To live up to having been called a “rival”, I had thought that what we needed to do this year was to again put up a brilliant fight that would captivate the fans.

That is why the team was able to take up bold challenges that resulted in new technologies and skills.

To the Porsche team, I say congratulations. And I also say thank you very much.

In the end, however, Toyota was not able to put up the kind of fight that could captivate the fans, like it did last year.

This time, both Porsche and we, Toyota, were not able to complete without incident 24 hours of driving in the hybrid cars that we put to the challenge on the roads of Le Mans.

Both even winning car No. 2 and our car No. 8, which completed the race, were forced to undergo time-consuming, trouble-caused repairs, before struggling to cross the finish line.

While the hybrid technology that has advanced through competition in the FIA World Endurance Championship puts its abilities on display in six-hour races, it might be that it is not yet ready for the long distance of the 24 Hours of Le Mans.

The power of electricity is absolutely necessary for cars take on a more-emotional presence.

Le Mans is a precious laboratory in which we can continue to take up the challenges related to the technologies involved, putting such technologies to the test in an extreme environment.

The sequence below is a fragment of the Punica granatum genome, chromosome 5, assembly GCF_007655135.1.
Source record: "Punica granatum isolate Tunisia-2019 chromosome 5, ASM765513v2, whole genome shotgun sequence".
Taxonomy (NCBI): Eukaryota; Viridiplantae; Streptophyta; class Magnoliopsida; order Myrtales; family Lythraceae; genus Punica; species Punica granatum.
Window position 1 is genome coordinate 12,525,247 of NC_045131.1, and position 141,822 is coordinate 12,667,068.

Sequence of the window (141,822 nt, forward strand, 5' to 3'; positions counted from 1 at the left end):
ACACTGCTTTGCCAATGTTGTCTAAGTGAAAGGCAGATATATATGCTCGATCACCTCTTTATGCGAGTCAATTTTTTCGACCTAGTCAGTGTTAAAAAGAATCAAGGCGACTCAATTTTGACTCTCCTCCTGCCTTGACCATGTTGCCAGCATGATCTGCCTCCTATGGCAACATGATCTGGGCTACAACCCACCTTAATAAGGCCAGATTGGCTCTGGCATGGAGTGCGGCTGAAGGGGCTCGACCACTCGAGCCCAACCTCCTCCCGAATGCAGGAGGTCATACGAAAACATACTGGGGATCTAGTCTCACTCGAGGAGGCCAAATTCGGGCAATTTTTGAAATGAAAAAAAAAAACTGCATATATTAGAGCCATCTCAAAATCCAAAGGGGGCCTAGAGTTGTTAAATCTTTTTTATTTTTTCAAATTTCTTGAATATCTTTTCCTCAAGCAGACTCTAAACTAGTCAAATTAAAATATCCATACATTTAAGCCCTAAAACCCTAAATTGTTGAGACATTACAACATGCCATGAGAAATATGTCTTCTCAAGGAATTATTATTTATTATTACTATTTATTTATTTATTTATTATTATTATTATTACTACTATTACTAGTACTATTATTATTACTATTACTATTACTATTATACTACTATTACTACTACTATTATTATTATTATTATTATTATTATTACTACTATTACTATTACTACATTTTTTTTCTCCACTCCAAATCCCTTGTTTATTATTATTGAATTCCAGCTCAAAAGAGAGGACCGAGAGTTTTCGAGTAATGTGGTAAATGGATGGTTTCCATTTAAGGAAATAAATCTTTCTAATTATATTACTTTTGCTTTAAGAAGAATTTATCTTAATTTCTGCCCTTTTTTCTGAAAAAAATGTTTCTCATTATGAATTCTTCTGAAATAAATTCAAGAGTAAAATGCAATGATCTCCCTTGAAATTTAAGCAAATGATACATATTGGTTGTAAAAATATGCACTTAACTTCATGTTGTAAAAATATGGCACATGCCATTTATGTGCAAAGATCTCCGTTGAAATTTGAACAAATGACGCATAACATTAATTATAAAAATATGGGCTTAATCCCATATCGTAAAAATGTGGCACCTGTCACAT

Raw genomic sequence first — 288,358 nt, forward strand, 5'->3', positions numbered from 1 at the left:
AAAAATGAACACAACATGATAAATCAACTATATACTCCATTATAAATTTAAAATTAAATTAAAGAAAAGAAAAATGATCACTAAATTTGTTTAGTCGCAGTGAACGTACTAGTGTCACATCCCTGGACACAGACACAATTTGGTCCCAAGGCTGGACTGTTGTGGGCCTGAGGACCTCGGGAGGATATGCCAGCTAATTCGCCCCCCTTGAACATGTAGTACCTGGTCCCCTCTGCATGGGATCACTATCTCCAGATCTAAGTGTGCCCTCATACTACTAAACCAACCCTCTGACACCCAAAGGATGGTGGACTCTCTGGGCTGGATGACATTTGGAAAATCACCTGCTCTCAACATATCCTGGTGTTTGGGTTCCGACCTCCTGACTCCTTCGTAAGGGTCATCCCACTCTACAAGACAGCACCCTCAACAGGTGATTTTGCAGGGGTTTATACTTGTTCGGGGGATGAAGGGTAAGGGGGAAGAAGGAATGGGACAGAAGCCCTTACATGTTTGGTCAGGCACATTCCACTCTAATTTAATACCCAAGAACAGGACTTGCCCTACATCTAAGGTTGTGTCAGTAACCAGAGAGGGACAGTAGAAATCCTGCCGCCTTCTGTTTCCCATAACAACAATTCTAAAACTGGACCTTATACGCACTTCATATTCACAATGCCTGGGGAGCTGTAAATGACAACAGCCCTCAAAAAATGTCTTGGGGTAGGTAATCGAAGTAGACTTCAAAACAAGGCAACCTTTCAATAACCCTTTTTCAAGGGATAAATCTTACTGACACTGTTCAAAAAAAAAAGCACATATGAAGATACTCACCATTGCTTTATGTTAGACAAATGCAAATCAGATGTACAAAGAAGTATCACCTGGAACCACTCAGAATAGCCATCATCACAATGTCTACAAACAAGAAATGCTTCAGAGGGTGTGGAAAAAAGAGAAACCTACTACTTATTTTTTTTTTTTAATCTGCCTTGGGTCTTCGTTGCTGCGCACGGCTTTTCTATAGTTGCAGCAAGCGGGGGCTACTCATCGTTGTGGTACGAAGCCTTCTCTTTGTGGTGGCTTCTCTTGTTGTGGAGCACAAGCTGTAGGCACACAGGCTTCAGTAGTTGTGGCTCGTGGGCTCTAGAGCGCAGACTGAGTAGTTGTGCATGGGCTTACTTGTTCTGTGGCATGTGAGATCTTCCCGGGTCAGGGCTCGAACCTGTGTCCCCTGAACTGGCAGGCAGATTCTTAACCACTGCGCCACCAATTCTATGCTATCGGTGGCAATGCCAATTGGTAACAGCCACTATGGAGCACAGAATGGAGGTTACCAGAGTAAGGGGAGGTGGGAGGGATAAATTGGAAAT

We will hone our technologies even further and ripen them to provide our customers with technologies that will truly make them smile. And we, Toyota, will go on making effort after effort so that we can continue making ever-better cars.

We invite you to look forward to what we will be able to achieve. Thank you.

Akio Toyoda

President

Toyota Motor Corporation

IMSA: Heavy news week leading into Thanksgiving holiday

Photo courtesy of IMSA
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After the weekend and before the Thanksgiving holiday this week, IMSA has rolled out a number of announcements itself, while IMSA could be set for further announcements in the weeks to come starting next week.

Here’s a roundup:

QUALIFYING AT ROAR SET FOR PIT POSITIONS, GARAGES AT ROLEX 24

Here are key notes from IMSA’s Monday release about how Sunday at the Roar Before the Rolex 24 will take on a greater significance:

  • The pit boxes and garages each team will use during the Rolex 24 will now be allocated based on fastest qualifying times set during Sunday’s third and final day of the Roar. Each of the three WeatherTech Championship classes – Prototype (P), GT Le Mans (GTLM) and GT Daytona (GTD) – will have a 15-minute qualifying session on Sunday, Jan. 7.
  • The fastest-qualifying Prototype will receive the first pit box on pit lane starting at pit-in and also will be assigned to the first garage in the Prototype section of the WeatherTech Championship garage. The fastest GTD car will receive the second pit box on pit lane and the first garage in the GTD section, with the fastest GTLM car receiving the third pit box and the first garage in the GTLM section.